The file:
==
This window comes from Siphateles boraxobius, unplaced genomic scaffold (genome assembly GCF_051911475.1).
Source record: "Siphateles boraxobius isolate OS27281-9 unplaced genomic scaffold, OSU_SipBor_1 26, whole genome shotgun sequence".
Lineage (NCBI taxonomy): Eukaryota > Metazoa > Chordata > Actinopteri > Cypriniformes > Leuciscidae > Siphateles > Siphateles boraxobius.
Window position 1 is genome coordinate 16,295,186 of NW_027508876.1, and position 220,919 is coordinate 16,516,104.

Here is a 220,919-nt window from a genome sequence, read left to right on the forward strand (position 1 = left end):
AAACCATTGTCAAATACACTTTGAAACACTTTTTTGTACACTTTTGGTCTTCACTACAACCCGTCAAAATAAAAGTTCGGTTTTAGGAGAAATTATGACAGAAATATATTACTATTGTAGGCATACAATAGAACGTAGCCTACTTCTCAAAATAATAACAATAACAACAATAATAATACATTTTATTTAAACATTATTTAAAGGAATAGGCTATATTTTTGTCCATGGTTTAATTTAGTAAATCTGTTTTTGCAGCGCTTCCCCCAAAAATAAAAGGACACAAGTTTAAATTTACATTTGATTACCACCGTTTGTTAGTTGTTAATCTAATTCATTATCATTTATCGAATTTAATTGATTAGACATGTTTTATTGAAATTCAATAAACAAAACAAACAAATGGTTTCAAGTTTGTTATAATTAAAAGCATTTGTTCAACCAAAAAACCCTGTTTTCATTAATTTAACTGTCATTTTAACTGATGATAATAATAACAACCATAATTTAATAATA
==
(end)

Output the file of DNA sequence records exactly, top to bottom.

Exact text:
This window comes from Siphateles boraxobius, unplaced genomic scaffold (genome assembly GCF_051911475.1).
Source record: "Siphateles boraxobius isolate OS27281-9 unplaced genomic scaffold, OSU_SipBor_1 26, whole genome shotgun sequence".
Lineage (NCBI taxonomy): Eukaryota > Metazoa > Chordata > Actinopteri > Cypriniformes > Leuciscidae > Siphateles > Siphateles boraxobius.
Window position 1 is genome coordinate 16,295,186 of NW_027508876.1, and position 220,919 is coordinate 16,516,104.

Here is a 220,919-nt window from a genome sequence, read left to right on the forward strand (position 1 = left end):
AAACCATTGTCAAATACACTTTGAAACACTTTTTTGTACACTTTTGGTCTTCACTACAACCCGTCAAAATAAAAGTTCGGTTTTAGGAGAAATTATGACAGAAATATATTACTATTGTAGGCATACAATAGAACGTAGCCTACTTCTCAAAATAATAACAATAACAACAATAATAATACATTTTATTTAAACATTATTTAAAGGAATAGGCTATATTTTTGTCCATGGTTTAATTTAGTAAATCTGTTTTTGCAGCGCTTCCCCCAAAAATAAAAGGACACAAGTTTAAATTTACATTTGATTACCACCGTTTGTTAGTTGTTAATCTAATTCATTATCATTTATCGAATTTAATTGATTAGACATGTTTTATTGAAATTCAATAAACAAAACAAACAAATGGTTTCAAGTTTGTTATAATTAAAAGCATTTGTTCAACCAAAAAACCCTGTTTTCATTAATTTAACTGTCATTTTAACTGATGATAATAATAACAACCATAATTTAATAATA